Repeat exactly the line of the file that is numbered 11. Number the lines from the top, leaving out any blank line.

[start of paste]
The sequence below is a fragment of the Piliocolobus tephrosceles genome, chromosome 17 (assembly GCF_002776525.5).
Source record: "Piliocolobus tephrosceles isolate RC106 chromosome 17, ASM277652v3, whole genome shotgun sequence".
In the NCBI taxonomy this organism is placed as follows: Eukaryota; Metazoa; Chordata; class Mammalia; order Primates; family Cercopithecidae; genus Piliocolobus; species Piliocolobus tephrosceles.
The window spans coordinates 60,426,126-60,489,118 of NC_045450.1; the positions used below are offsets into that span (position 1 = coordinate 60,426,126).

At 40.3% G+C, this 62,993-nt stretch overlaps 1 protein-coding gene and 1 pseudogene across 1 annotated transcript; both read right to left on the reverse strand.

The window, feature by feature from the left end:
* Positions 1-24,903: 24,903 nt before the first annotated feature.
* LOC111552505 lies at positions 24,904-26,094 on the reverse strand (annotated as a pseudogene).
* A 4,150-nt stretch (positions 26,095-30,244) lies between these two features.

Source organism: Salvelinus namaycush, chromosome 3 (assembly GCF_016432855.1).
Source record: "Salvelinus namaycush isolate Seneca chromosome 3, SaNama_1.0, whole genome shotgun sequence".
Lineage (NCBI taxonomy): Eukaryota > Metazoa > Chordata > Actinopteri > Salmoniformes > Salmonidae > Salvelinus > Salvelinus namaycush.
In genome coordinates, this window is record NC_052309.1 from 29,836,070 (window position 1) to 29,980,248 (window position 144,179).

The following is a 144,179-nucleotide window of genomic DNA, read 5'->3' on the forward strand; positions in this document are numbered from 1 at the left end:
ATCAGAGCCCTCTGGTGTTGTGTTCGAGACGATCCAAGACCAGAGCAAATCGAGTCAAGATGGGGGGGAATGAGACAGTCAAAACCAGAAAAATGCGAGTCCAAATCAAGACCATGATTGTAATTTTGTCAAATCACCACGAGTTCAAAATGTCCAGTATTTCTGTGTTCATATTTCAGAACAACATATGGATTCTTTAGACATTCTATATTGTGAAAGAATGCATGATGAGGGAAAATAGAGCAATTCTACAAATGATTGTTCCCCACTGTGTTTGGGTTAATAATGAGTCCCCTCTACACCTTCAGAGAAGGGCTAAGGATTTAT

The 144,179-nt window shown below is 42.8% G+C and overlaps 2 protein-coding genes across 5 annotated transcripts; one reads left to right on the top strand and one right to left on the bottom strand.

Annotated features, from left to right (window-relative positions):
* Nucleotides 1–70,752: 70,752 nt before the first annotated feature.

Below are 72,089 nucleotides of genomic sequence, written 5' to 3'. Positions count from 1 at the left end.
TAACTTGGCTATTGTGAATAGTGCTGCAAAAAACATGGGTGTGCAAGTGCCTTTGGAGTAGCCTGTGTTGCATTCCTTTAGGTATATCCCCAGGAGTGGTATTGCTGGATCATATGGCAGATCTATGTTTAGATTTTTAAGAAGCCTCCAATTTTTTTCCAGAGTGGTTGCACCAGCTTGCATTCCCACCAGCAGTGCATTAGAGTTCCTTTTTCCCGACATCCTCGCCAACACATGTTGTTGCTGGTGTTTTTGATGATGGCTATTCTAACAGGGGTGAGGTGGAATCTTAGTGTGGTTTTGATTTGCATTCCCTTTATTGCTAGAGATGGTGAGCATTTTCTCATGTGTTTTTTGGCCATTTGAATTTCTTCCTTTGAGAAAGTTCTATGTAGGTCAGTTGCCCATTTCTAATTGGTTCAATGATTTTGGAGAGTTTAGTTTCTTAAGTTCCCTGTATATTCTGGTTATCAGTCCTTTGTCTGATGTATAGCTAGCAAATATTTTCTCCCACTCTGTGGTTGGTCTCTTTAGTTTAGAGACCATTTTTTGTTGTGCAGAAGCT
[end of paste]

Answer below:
Source record: "Salvelinus namaycush isolate Seneca chromosome 3, SaNama_1.0, whole genome shotgun sequence".